(Last Updated On: December 25, 2014)
If you compare most tech gadgets such as phones from early 2000 and now, there is a HUGE difference but one thing that looks very similar is the battery capabilities. Why hasn’t this changed much?
There are a couple of reasons. One thing batteries are not like transistors which can be shrank or have moving parts to remove so basically it’s hard making them smaller with technological improvements. Am sure many of us would like a phone that can go for days without charging while on maximum usage or one that can get full charge in just a matter of minutes or even seconds.
Batteries are basically stored energy and will have a maximum amount of energy it can store per cubic meter. This is all defined by the laws of chemistry which cannot be changed. You basically have to develop some new chemistry to store more energy. Recently most of the efforts have been going towards developing tech that consume energy more efficiently.
Currently batteries technology is revolving around Lithium and Carbon which are the lightest best packed element on the periodic table hence we are at the limit of the known elements. Unless new material is discovered these two will be around for long.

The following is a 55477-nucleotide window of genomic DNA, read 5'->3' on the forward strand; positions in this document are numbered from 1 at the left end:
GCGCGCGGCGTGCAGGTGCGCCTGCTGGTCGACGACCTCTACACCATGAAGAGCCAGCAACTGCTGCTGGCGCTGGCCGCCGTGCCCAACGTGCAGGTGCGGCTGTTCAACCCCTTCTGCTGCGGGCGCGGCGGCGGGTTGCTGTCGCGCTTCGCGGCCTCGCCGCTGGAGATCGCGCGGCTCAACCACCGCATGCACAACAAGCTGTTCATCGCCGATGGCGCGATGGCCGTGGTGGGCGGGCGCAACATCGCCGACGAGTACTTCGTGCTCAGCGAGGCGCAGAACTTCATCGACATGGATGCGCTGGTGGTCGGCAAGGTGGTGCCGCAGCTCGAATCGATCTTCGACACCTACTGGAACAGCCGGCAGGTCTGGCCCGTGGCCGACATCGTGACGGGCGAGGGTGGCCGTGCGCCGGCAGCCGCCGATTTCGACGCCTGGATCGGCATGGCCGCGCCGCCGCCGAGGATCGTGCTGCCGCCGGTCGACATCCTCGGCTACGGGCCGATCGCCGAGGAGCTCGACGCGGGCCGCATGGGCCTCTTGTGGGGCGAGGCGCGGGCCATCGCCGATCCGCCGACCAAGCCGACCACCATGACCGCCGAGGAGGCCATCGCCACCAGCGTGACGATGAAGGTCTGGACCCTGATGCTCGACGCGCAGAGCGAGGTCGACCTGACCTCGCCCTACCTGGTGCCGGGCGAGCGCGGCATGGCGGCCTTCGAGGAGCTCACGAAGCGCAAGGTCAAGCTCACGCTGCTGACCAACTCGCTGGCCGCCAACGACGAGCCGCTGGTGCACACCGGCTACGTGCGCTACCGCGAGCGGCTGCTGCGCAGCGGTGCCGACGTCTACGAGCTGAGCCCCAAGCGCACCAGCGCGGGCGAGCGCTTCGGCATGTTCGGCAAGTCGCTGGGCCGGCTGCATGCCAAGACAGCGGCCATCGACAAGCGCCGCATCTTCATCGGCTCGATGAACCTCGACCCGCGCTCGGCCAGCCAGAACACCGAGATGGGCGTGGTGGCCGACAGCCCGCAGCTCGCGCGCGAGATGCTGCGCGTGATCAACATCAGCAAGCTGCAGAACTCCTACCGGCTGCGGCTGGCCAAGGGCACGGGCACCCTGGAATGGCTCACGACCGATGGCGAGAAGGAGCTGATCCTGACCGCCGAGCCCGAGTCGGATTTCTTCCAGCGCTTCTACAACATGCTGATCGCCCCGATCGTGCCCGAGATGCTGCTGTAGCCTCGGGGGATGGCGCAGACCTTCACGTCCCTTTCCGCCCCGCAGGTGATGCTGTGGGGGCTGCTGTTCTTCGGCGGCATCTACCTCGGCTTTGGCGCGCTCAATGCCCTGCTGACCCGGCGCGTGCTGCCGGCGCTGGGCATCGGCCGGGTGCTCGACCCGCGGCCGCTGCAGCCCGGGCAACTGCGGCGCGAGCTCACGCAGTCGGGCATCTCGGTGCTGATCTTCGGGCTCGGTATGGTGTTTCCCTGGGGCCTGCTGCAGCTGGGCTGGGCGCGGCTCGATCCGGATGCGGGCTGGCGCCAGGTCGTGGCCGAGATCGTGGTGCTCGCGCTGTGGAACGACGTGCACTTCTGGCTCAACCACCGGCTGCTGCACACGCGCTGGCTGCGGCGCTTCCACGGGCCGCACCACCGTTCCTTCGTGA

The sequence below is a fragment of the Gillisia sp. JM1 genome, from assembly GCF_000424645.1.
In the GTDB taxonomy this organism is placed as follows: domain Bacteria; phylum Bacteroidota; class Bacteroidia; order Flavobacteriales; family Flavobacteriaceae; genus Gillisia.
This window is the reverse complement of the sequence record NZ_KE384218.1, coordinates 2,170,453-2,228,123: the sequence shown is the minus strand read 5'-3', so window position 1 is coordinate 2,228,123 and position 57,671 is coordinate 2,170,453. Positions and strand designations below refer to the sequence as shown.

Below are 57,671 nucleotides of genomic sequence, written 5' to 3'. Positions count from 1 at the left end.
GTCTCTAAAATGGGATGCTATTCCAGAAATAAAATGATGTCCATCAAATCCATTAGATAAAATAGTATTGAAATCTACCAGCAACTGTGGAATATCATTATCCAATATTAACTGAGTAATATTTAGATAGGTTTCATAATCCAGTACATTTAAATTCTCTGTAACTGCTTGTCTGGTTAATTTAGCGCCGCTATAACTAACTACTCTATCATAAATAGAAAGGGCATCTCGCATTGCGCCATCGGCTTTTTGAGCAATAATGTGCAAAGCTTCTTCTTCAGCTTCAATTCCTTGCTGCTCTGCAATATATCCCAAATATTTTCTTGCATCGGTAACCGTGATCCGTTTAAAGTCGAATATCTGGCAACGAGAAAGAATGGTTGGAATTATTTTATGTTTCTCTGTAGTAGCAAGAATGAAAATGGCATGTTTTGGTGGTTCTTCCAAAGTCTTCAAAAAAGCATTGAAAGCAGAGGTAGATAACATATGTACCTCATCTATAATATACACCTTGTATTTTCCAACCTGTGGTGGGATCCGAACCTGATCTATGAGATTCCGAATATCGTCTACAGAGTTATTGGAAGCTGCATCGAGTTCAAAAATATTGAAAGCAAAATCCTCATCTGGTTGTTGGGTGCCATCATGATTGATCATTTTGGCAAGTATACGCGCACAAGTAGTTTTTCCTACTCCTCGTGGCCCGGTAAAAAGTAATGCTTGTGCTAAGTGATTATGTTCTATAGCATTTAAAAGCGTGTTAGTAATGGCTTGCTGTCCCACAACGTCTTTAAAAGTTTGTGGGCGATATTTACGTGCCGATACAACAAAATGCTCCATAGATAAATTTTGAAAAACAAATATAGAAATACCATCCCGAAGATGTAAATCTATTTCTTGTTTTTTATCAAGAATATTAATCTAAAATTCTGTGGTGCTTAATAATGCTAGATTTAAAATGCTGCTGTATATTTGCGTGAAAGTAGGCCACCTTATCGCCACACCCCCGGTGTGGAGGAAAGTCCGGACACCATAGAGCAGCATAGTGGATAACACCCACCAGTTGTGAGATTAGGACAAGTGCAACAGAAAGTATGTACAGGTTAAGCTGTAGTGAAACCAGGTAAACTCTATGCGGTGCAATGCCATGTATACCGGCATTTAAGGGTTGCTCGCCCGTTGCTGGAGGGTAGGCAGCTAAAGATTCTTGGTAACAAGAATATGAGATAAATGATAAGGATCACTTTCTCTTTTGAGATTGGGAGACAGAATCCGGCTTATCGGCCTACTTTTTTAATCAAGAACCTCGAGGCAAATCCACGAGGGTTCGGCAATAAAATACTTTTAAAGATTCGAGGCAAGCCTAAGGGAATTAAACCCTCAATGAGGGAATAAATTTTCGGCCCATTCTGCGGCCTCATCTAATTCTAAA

Storing a lot of energy in a single small space can be dangerous. Imagine if you drop your phone and it results in a massive explosion. We don’t want that. Temperature also determines how much energy is released. The optimum temperature at which we work with the devices is around 0-40 degrees Celsius. If the devices keep overheating beyond these temperatures they won’t be fit to carry around. So scientist have to work with this small limit.
Batteries have only become a problem within the recent decade so working on this has just began recently. To improve them we need to find new chemistry